Samson is also ideally suited to the middle-order not only because he has spent most of his career there, but also due to him, on par with Pant, being the most flexible batter. He can be an anchor or a counter-punching batter at No.3, a spin-hitter at No.4 / No.5 or even a finisher at No.6. His range, really, is second to none.  

So now to the million-dollar question: if the numbers clearly show that he is a darn good batsman, why, then, has Samson been constantly overlooked?

First, it is important to acknowledge that Samson is a batsman with his own problems and flaws, and all the numbers above only highlight his upside. There are downsides too.  

Samson, for one, despite being a pretty decent spin-hitter, is still vulnerable against leg-spin, and this was exploited by Wanindu Hasaranga during India’s tour of Sri Lanka where he bamboozled the right-hander with his googly. 

Samson, in his career, averages just 23.3 against leg-spinners and this further drops to 17.2 against the googly. 

Since 2020, he’s struggled against the short-ball versus the pacers too, averaging just 11 while striking at 104.8. This is a notable area of concern given the next World Cup will be played in Australia. 

Then there is his shot selection, which, despite drastically improving since becoming RR captain, is still dubious at times. He is very much a work in progress on that front.

But every batter has their own shortcomings and frailties. 

The single biggest factor that has contributed to Samson’s alienation is years of a perception that he is ‘inconsistent’ and is someone ‘not matured enough’ and ‘throws his wicket away’.

This was true until last season, but not anymore. The Samson that played in the 2021 season of the IPL was a completely different batter, who was anything but reckless.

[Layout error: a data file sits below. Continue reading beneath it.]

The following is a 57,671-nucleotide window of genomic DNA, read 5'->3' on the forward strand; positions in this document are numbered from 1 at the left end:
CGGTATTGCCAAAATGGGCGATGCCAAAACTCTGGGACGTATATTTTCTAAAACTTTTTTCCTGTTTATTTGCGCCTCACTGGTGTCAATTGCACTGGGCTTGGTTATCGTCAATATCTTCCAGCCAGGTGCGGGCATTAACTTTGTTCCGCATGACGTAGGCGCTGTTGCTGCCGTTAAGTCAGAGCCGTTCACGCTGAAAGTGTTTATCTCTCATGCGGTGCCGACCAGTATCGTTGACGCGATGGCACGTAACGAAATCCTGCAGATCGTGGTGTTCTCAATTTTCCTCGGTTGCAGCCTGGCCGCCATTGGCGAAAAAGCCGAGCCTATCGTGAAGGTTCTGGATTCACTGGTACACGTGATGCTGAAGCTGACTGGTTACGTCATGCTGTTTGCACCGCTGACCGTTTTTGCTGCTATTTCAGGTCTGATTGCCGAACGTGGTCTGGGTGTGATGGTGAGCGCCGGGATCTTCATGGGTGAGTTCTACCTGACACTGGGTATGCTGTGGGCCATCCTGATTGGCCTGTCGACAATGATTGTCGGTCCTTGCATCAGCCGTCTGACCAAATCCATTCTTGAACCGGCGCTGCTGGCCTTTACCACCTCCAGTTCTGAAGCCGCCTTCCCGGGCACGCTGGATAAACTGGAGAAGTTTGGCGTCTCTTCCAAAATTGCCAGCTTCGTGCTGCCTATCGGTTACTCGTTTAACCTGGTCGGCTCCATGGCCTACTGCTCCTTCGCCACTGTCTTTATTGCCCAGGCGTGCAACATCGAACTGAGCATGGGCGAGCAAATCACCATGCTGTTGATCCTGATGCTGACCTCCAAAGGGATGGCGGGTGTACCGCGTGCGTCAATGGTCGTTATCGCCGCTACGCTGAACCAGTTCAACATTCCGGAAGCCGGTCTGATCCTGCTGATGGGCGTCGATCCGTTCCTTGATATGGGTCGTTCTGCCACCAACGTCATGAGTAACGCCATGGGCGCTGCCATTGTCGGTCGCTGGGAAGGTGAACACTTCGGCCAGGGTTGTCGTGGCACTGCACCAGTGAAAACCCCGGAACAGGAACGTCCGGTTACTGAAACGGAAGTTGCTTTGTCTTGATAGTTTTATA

This was explored in an earlier article, but in short, there was a reason why Samson finished as the sixth-highest run-getter. You don’t do so by being inconsistent and reckless. 

Unfortunately, he still carries the ‘reckless and inconsistent’ reputation, and that has ultimately affected his national-team chances despite him enduring a better year than all his competitors. 

ALSO READ: Arise, Sanju Samson 2.0

For players like Samson to thrive, India’s archaic mindset needs to go

The world, particularly social media, runs through myths and one of the biggest cricketing myths is that Samson has been given too many chances. That is simply not true. 

Across six years, 10 T20Is is all Samson has played. And to date, in national colours, he has never played more than three matches on the bounce. That is simply not an acceptable sample size to judge a cricketer in any format, let alone in T20s where one will fail more than they succeed. 

As renowned statistician Gaurav Sundararaman noted in his article for ESPNCricinfo, role clarity and security is key in T20s: players should be allowed to fail. In his own words, a player “needs to fail in a role for ten-odd matches before being axed.”

Samson was picked for the three-match T20I series against Australia last year as a middle-overs hitter and he played two valuable hands. 

In the first T20I, batting at No.4, he scored 23 off 15 walking into bat in the 7th over, and then in the second T20I, in a chase of 195, he scored a crucial 10-ball 15 that swung the momentum in India’s favour. These were both important impact knocks. 

Yet Samson was bafflingly overlooked for the England T20Is that followed, presumably because he did not rack up runs. 

Such a line of thought is really what is holding India back in T20 cricket. Regardless of the batting position or the role of a player, runs are valued over impact, and that is ultimately proving detrimental. 

We gloat over the phenomenon that is Liam Livingstone, but he is what he is today because England expects impact, and impact only from his bat. They know he will fail 3/5 times, but he is still backed nevertheless and is not dropped after a string of low scores. 

Samson, of late, has shown that he is consciously adopting a more anchor-ish role, but there still exists the capability within him to be the impact batsman that the middle-order is craving for.

But for the world to witness that side of him at the international stage, India will need to do away with their archaic yardstick of judging batters by runs. 

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New Zealand tour of India, 2021IndiaSanju SamsonRishabh PantShreyas IyerIshan KishanSuryakumar Yadav